It feels a bit awkward to toot golf’s horn during a year in which pain and misery were so widespread, and depressing coronavirus updates and dreary forecasts dominated the news.
On the other hand, ‘tis the season to give thanks. We can acknowledge the devastation caused by COVID-19 and at the same time be grateful for the things that have helped get us through the pandemic.
Golf among them.
I plead guilty to taking for granted the simple pleasures of sticking a tee in the ground, playing a verdant course with friends old and new and experiencing the joys (and occasional frustrations) inherent to the game. Only after golf initially was shut down – and then reinstated as one of the few things we could do in relative safety – did I truly appreciate every round.
From my silver linings playbook, then, here are 10 things for which golfers should give thanks in what was otherwise a year worthy of the rear-view mirror:
Lee Elder: The first African-American to play in the Masters (1975), Elder rose above the many forms of racism he encountered in an era when golf was far less inclusive than it is today. In April, he’ll join Jack Nicklaus and Gary Player as honorary starters at the Masters, a fitting tribute to a dignified man whose contributions to the game cannot be overstated.
Joe Stadler and Rob Jansen: Golfers throughout Wisconsin owe a debt of gratitude to the respective executive directors of the Wisconsin PGA Section and Wisconsin State Golf Association for their tireless work behind the scenes to get golf re-started in the early stages of the pandemic. Their advocacy, with input and support from other state golf organizations, made a difference. The WPGA and WSGA then figured out how to run tournaments in a safe manner. Kudos all around.
PGA Tour re-start: Golf provided a blueprint for the safe return of professional sports during the pandemic, with weekly testing, no spectators and a high degree of athlete accountability. There were positive tests – Masters champion Dustin Johnson was among those infected – but once the schedule resumed, no tournament had to be canceled because of a surge within the ranks.
Bryson DeChambeau: He isn’t the first golfer to think outside the box – Gene Sarazen invented the sand wedge and Ben Hogan invented practice – but DeChambeau’s unrelenting quest for distance, and the way he is going about it, could be a game-changer. His braggadocio can be off-putting, but there’s no denying he’s one of golf’s most fascinating figures. With apologies to Phil, what will Bryson do next?
November Masters: The bloom was off the azaleas, there were no patrons and it felt a bit weird watching the Masters in autumn, but it sure beat the alternative – no Masters at all. A softer Augusta National took a beating, with Johnson setting the 72-hole scoring record (20-under 268) and a whopping 43 players finishing under par. Who cares?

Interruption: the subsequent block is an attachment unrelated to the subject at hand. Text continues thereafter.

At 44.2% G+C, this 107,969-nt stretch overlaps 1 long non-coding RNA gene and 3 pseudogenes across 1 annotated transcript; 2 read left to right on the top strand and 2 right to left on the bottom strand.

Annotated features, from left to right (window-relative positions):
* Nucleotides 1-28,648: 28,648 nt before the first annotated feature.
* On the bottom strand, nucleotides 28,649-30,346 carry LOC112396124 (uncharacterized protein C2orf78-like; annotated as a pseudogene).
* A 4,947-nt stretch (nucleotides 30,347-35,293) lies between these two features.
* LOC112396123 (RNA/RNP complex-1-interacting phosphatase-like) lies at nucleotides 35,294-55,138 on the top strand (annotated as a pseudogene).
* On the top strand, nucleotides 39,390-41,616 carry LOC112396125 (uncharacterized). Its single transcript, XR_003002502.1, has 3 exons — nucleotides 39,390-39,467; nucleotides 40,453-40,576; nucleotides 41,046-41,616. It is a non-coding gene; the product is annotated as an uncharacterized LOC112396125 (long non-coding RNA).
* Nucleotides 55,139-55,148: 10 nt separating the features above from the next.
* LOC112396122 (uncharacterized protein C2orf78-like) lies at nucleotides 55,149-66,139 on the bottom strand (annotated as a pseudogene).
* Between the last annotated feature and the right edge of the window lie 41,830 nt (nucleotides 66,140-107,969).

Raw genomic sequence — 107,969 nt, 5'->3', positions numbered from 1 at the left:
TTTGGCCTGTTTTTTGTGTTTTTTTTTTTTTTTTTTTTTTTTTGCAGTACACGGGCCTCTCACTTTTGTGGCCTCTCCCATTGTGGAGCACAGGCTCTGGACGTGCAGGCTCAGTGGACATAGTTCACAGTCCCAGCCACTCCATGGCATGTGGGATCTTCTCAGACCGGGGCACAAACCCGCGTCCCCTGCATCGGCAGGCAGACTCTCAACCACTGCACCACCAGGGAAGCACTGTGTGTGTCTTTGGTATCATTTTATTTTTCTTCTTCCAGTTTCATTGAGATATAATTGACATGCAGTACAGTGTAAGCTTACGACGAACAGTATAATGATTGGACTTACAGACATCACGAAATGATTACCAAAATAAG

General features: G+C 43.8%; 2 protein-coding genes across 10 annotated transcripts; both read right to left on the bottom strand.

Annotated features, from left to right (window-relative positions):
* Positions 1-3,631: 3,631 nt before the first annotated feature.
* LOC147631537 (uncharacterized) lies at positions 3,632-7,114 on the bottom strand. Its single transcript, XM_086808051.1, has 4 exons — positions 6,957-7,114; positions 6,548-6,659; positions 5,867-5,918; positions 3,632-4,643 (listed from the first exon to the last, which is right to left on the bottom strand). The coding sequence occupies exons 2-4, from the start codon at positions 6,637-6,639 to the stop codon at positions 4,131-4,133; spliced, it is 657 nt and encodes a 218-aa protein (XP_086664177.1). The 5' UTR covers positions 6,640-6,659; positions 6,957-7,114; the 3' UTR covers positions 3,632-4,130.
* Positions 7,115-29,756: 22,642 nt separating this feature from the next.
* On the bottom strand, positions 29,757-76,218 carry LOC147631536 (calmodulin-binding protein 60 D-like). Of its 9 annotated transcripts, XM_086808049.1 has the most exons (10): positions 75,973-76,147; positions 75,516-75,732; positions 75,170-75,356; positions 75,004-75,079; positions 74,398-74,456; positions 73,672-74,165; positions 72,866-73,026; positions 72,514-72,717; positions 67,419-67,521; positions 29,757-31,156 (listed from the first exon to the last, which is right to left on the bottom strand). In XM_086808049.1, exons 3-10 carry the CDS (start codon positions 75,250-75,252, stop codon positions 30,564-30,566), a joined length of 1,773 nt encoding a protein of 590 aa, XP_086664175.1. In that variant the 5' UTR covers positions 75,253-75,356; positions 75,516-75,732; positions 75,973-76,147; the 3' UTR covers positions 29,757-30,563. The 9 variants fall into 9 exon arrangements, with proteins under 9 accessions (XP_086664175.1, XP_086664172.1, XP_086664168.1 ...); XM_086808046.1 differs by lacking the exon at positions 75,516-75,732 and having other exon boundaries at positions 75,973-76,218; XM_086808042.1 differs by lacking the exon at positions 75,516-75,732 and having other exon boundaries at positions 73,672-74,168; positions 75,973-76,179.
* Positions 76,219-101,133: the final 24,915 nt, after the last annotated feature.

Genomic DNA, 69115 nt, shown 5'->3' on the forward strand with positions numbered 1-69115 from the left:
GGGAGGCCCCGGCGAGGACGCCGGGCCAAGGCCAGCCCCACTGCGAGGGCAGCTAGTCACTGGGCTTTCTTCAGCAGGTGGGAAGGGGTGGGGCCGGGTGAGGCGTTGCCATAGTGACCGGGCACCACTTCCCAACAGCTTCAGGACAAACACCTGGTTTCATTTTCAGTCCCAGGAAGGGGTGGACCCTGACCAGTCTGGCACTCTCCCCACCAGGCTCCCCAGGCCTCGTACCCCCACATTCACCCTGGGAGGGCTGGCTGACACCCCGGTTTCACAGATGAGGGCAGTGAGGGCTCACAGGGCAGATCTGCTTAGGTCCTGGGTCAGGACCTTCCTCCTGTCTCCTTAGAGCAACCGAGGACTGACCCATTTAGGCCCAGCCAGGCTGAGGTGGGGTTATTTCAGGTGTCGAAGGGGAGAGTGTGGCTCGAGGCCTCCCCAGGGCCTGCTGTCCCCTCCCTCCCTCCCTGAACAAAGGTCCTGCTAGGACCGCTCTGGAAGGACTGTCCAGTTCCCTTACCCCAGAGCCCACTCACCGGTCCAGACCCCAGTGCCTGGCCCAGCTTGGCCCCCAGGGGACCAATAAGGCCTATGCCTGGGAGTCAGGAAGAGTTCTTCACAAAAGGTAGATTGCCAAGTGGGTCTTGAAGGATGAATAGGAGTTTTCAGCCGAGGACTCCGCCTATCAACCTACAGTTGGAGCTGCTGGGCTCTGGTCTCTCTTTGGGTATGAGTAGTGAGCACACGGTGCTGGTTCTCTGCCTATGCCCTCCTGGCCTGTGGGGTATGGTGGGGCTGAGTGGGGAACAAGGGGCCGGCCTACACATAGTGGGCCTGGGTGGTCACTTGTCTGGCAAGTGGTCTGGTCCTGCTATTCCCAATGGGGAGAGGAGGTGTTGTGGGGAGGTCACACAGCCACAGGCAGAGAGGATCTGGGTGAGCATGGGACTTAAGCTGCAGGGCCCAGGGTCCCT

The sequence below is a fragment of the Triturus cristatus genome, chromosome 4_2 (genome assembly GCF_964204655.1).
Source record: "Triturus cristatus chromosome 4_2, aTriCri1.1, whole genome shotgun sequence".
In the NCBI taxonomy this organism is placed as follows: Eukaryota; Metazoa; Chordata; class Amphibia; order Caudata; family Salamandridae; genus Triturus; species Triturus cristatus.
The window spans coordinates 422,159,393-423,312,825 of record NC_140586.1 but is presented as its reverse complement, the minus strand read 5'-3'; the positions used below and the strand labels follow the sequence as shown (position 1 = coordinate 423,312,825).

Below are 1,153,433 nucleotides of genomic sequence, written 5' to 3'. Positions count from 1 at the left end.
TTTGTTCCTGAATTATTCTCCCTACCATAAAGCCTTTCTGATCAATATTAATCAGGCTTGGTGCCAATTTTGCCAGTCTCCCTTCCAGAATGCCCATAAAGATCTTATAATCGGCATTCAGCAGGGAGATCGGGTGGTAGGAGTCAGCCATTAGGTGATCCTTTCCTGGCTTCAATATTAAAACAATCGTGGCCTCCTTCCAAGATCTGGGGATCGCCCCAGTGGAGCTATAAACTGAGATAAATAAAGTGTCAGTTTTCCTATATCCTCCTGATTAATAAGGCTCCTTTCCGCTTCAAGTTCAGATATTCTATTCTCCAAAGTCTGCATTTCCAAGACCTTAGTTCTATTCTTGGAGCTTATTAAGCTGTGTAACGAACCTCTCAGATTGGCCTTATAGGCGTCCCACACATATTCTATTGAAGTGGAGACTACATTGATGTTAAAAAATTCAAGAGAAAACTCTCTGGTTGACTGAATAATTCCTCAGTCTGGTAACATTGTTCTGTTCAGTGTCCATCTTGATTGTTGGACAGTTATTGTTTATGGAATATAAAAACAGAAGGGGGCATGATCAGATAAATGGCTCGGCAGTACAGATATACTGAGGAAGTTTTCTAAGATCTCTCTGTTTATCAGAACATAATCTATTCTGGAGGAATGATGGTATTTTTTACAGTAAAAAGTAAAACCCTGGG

Walking: In the early stages of the pandemic, many courses kept their motorized carts under lock and key, a safety measure that proved unnecessary. But it did force some golfers to walk if they wanted to play, and hopefully a few rediscovered the joy – not to mention the health benefits – of hoofing it for nine or 18. Yes, cart rentals provide revenue, but the game was meant to be played afoot.
Indoor golf: It may not overtake bowling, curling or Netflix surfing as America’s favorite indoor sports, but simulator golf is on the rise. What better way to spend a wintry afternoon in Wausau or Waukesha than playing a virtual Pebble Beach in 70-degree comfort, with a bar steps away? Bonus: you’ll never lose a golf ball.
Launch monitors for all: It wasn’t long ago that only touring professionals had access to the kind of data that enabled them to “dial in” their equipment. Today, portable launch monitors are available for less than $500, and many practice ranges have installed ball-tracking technology. Just don’t be discouraged when you discover the driver you swore you hit 250 yards actually tops out at 219.
Short courses: Randy Newman once sang that “short people got no reason to live.” Until fairly recently, that’s how many golfers felt about short courses. But the par-3 is back, baby, and suddenly in vogue. Why? It’s simple, really. Short courses take an hour to play, and they’re a hoot. The Sandbox at Sand Valley has been a rousing success, and short courses are going up at Blackwolf Run, Trappers Turn and what was formerly Tumbledown Trails in Middleton.
Playing through: Golf was up 33 percent on Milwaukee County courses in 2020, an increase of some 80,000 rounds over 2019. Rounds were up 25 percent on Waukesha County courses. Those numbers mirrored a national trend. Golf didn’t provide an antidote for COVID-19, but it did provide an escape. Thank goodness for acres of green grass, fresh air and a game that defines social distancing.
Happy Thanksgiving to readers of Wisconsin.Golf.